EMC has said swinging the axe on 1,500 staff was partly to blame for it missing its own and analysts' expectations in Q1, as it warns investors of the threat posed by foreign exchange issues.
For the three months to 31 March, net profit at EMC fell by a third annually to $291m (£194m) on revenue which over the same period rose two per cent to $5.6bn, missing analysts' expectations of $5.74bn.
The company missed its own sales expectations for storage sales by $75m, partly down to its decision to axe 1,500 staff during the quarter.
EMC Information Infrastructure (II) chief executive David Goulden said it was one of three factors which weighed down storage sales.
"Many key areas of our portfolio continue to show great traction growth, but storage product revenue was approximately $75m below our expectations due to three factors with roughly equal weighting," he said on a call transcribed by Seeking Alpha.
"The first was weakness in Russia due to the economy and currency headwinds, and also in China due to increased scrutiny of US technology purchases in the government and financial services sectors.
"The second was due to some customers waiting for an anticipated major product announcement in the high end of our backup and recovery portfolio. And the third was due to a slower start than we would have liked on the go-to-market side of our business due to the impact of the approximately 1,500 positions we eliminated across EMC II in Q1."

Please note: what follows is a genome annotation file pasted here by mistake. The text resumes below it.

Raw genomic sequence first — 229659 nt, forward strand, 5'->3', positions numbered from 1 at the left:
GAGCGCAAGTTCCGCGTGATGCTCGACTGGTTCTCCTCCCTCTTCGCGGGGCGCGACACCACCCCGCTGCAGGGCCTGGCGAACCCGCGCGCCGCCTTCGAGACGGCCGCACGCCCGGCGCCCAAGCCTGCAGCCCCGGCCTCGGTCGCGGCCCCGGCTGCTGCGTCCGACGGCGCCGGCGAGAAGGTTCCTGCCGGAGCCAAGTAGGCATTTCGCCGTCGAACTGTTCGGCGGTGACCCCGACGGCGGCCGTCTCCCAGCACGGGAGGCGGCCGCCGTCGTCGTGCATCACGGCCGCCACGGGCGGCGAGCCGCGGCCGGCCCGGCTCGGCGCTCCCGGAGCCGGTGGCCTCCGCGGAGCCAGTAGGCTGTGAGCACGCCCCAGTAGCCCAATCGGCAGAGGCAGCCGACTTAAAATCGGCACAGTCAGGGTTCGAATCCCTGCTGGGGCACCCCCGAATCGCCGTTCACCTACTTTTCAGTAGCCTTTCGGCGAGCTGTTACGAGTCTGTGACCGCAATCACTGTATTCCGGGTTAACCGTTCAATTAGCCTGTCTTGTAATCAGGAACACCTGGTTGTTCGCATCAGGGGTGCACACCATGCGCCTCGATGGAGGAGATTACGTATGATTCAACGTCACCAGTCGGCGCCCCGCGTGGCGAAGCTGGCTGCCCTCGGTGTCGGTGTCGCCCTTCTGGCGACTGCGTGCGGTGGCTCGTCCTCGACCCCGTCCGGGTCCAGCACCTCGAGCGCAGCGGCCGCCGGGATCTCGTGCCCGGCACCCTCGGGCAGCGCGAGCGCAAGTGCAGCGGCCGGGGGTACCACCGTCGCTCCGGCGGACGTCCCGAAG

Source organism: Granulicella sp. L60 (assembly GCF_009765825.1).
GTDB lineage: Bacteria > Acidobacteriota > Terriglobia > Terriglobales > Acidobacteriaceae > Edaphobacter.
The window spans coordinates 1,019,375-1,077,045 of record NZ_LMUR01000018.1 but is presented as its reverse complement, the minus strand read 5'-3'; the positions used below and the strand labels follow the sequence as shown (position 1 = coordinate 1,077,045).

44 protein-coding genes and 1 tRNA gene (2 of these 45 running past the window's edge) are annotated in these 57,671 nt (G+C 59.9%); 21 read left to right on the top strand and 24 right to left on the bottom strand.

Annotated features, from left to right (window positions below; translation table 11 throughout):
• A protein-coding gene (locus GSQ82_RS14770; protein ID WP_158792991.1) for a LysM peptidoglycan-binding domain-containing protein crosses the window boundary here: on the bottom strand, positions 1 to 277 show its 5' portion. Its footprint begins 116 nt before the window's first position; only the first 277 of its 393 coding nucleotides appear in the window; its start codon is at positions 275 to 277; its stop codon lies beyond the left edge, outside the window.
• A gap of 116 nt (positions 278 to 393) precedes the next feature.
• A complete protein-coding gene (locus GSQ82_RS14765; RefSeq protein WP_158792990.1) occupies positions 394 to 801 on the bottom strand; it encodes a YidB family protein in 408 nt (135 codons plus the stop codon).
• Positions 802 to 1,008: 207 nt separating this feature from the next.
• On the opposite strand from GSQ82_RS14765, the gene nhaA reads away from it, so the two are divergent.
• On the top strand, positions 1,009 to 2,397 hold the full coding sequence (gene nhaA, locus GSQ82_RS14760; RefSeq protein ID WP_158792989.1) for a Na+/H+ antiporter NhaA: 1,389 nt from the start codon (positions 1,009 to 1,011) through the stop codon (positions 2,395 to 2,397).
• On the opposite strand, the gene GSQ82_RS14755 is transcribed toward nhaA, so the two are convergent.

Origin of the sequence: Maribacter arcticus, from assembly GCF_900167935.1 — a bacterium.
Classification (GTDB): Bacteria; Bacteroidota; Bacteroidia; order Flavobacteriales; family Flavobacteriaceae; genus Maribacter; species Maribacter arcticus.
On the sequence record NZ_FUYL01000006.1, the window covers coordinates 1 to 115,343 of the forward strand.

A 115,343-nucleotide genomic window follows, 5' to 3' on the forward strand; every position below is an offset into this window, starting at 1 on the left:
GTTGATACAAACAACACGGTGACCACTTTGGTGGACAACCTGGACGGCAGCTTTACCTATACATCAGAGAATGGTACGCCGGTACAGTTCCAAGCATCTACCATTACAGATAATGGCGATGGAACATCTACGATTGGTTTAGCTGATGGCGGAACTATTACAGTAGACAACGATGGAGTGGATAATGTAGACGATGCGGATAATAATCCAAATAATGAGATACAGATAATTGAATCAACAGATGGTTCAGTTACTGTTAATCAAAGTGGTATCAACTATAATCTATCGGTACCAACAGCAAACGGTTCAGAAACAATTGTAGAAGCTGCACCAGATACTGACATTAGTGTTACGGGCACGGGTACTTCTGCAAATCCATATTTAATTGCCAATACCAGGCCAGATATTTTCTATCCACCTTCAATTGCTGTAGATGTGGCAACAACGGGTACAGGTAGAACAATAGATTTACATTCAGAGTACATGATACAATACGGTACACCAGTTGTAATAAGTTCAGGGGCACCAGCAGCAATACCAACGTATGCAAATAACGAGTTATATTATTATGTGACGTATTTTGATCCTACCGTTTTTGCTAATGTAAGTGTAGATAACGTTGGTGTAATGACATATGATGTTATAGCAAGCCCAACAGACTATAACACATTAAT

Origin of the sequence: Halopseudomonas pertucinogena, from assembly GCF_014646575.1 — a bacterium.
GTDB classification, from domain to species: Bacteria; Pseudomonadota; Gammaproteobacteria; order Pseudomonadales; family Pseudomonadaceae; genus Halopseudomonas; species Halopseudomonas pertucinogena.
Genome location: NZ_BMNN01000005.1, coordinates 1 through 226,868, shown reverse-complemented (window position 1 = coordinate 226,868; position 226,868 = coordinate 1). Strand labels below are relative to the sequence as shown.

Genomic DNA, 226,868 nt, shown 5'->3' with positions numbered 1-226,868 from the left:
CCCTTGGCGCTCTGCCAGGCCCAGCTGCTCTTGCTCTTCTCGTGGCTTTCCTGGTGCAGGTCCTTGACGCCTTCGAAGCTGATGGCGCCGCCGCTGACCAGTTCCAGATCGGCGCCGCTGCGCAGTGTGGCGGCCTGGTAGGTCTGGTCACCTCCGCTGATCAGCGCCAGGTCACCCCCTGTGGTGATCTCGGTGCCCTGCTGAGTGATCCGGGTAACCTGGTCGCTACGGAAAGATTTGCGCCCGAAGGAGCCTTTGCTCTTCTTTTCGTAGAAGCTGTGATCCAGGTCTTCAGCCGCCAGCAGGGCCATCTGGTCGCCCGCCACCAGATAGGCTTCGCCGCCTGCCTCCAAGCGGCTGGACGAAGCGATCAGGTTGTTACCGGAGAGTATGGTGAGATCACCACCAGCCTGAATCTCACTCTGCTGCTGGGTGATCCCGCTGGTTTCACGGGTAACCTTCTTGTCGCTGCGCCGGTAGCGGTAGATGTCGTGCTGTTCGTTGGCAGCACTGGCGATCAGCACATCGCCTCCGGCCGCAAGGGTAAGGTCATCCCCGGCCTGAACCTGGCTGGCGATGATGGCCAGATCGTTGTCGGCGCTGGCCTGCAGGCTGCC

EMC's North Americas business grew five per cent year on year and over the same period, while its EMEA unit's sales fell two per cent, although in constant currency it was up five per cent.
EMC's chief financial officer Zane Rowe said currency issues will be a long-term drag on the business.
"The incremental FX [foreign exchange] changes during the quarter did not have a material impact on our quarterly results due to the effectiveness of our hedging programme," he said. "However, current FX rates are expected to further reduce our 2015 revenue by approximately $400m."
The question of how long EMC's chief executive Joe Tucci will remain in the top job has been circulating for a long time now, and on the earnings call, Tucci said a succession process was "in place".
"As to CEO succession, the first and most important thing that I want you to know is that I love this company," he said. "I believe in its mission and bright future, and I am fully engaged and enjoying coming to work every day. I am traveling to see customers more than ever, and I am spending time on strategy, federation alignment, and on assuring we create long-term shareholder value.
"I also assure you that our board is very active, is in full alignment with our strategy, has a robust succession process in place, and is squarely focused on creating value for you, our shareholders."
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